This post was originally published on August 21, 2014.
When President-elect Franklin D. Roosevelt said that the only thing we have to fear is fear itself, his intention was to ease the minds of the American people. But any sober alcoholic will tell you that fear itself is nothing to scoff at. Even AA’s Big Book describes the alcoholic as being “driven by a hundred forms of fear,” some of which continue to plague us throughout sobriety. For me, fear usually shows up when my finances, romances, ego or physical security have somehow been threatened—no matter how minor this threat is. Fear will also sometimes just show up randomly if I haven’t been going to enough meetings or it’s been too long since I have worked with another alcoholic or done step work. I used to think that my fear was real—it took me years to understand that it is just a feeling that can usually be remedied by calling my sponsor or getting to meeting. Here are some ways I know I am in trouble:
1) No Callsies Backsies
Ever since I got sober, I have become notoriously bad about returning phone calls. I usually chalk this up to forgetfulness and procrastination as a result of my chronic fear of intimacy. Albeit no excuse, some level of this is normal for me but when I am unable to return calls that are related to earning money, I know I am in a bad place. This level of isolation has to do with being so scared of something being expected of me or even just of small talk—the question “So how are you?”—because I either don’t know how I am or I don’t know how to answer how I am without crying.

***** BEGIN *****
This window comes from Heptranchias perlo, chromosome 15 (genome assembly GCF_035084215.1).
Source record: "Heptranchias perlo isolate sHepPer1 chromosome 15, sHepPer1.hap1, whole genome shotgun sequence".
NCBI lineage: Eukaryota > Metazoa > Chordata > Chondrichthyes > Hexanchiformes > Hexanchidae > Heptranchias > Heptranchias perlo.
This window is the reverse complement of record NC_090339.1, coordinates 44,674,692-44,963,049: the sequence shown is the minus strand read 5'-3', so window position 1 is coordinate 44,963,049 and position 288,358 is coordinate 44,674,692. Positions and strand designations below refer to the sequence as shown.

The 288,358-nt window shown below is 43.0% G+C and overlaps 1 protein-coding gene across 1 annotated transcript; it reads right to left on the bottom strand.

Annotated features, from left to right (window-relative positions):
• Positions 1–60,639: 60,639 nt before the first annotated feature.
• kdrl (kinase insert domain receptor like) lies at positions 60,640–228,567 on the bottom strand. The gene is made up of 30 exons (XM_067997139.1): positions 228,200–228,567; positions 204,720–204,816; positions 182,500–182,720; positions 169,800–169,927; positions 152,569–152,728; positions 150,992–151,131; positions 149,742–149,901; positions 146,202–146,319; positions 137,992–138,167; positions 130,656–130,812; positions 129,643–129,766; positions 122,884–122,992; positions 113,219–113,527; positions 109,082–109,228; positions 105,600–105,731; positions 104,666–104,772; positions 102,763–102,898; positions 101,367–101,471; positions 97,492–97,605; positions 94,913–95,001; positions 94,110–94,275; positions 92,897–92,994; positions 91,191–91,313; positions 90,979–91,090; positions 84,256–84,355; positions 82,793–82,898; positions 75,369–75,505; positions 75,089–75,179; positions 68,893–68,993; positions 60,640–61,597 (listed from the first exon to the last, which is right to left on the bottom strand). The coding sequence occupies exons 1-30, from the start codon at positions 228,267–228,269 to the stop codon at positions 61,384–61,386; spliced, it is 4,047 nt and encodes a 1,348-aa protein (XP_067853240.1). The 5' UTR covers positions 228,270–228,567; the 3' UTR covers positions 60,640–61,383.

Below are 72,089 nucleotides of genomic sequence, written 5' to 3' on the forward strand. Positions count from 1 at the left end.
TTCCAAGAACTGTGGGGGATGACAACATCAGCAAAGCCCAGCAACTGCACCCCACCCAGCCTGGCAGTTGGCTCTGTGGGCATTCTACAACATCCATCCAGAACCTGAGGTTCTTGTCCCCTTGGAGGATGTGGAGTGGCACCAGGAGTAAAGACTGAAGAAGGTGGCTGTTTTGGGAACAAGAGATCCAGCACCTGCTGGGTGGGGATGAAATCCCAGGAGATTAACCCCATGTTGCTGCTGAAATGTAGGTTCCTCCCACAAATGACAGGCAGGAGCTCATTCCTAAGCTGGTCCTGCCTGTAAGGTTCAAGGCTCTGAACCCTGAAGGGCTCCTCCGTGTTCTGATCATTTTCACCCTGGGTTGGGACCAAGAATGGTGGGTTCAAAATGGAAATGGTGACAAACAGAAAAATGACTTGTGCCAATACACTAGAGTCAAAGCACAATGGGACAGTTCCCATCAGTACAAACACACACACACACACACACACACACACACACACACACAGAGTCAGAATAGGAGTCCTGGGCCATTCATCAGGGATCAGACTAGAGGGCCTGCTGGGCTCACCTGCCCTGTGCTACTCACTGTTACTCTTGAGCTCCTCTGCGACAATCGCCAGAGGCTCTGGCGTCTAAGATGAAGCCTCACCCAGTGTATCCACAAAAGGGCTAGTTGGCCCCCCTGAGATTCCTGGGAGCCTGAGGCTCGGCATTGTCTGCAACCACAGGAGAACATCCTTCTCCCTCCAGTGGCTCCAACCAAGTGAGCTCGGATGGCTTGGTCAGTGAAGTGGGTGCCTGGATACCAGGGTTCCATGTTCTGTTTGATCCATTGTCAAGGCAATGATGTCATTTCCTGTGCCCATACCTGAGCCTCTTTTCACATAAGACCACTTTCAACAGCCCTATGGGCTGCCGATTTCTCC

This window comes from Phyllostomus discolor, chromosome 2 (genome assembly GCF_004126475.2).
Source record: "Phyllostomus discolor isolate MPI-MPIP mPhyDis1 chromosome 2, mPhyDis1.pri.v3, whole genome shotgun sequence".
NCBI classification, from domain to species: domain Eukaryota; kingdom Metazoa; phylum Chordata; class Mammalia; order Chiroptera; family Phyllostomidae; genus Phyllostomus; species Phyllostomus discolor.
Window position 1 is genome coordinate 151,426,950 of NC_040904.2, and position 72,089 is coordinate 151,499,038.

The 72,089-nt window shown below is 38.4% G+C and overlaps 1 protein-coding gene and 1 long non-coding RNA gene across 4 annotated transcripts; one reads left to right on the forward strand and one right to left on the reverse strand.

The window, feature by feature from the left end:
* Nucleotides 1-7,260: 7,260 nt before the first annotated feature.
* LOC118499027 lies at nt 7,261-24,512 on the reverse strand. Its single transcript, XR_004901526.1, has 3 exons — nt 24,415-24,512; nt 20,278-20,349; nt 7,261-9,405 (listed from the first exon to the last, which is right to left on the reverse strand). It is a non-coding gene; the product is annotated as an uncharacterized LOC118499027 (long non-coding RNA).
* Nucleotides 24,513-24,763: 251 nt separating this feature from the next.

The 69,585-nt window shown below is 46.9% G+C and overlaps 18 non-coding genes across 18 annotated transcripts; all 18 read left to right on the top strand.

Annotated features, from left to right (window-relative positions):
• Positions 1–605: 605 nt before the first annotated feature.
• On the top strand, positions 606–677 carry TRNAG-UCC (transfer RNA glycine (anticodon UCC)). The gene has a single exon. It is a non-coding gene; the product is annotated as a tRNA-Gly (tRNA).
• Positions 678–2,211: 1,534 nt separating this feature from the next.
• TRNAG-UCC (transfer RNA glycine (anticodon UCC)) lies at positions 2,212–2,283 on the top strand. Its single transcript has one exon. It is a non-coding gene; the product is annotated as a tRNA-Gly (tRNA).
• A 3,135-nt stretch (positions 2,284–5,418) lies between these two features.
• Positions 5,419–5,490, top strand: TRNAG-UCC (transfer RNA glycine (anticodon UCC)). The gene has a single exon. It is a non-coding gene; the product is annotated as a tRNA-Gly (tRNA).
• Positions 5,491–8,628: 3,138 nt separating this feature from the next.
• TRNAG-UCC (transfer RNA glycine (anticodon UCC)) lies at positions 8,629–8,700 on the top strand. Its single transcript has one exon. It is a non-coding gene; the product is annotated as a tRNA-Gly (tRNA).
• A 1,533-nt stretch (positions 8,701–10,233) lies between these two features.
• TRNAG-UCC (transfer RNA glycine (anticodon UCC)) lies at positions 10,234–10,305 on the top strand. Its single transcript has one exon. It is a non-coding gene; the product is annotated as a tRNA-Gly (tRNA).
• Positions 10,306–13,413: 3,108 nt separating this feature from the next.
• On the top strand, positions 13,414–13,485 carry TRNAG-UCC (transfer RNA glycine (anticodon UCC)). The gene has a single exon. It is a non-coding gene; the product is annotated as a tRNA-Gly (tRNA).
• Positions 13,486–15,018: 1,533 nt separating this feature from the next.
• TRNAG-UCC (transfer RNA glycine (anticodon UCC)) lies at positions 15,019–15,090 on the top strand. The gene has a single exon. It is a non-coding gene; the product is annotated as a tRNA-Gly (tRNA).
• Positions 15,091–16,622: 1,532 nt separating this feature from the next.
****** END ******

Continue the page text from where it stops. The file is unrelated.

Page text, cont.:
2) Popcorn, Butter, Ice Cream, Licorice
Sometimes my body knows I am falling into a vortex of fear before I do and will start uncontrollably craving foods that will decimate my waistline. One of my known pre-cursors to couch-bound fetal position is when my air-popper is going and a quarter stick of salted butter is in the microwave. This is followed by a marathon of back-to-back episodes of Law & Order: Special Victims Unit and, if things are really bad, a pint of Ben & Jerry’s Chubby Hubby. During times of overwhelming stress, I am known to buy a daily bag or two of RJ’s Raspberry licorice that sometimes doesn’t survive long enough to make it into the house.
3) WTF are you doing?!!!
I’m not going to candy-coat it—one of my biggest chronic character defects is being controlling. And when fear is on the rise, things only get worse. If I have a boyfriend, he is sure to get the brunt of it as I nitpick what he is wearing, where we are going for dinner, how he is driving, where he parked, the table they gave us and so on. I am completely aware that I am being an asshole but often don’t have the power to do much more than apologize for my behavior as soon as I am able to unclench my fists. My controlling nature isn’t just reserved for others, either. I will get mad at myself for not having the right clothes or not having the body to make the clothes I have look the way I want them to. I will stomp my feet for forgetting to pick up Half & Half, break a sweat when I am putting on my makeup and then beat myself up for leaving the house without applying deodorant.
4) Another Red Lipstick
My untreated alcoholic mind, unable to cope with emotions, will do a lot of things to try and distract me from handling my life as an adult. For some people, it’s Candy Crush, for me it’s thiswillimproveyourlife.com—meaning, I will spend hours scouring websites like Amazon, Sephora and Ebay looking for things I can buy that I have convinced myself will greatly change the trajectory of my life. I can’t tell you how many times I have stared at my screen at checkout and thought, “Why am I buying what will be my 26th red lipstick?” and then lucidly answer myself, “Because I need this, I know this is it—the answer I have been looking for.” And alas, while there may be many things I am hiding from and fearful of in that moment, somehow credit card debt is never one of them.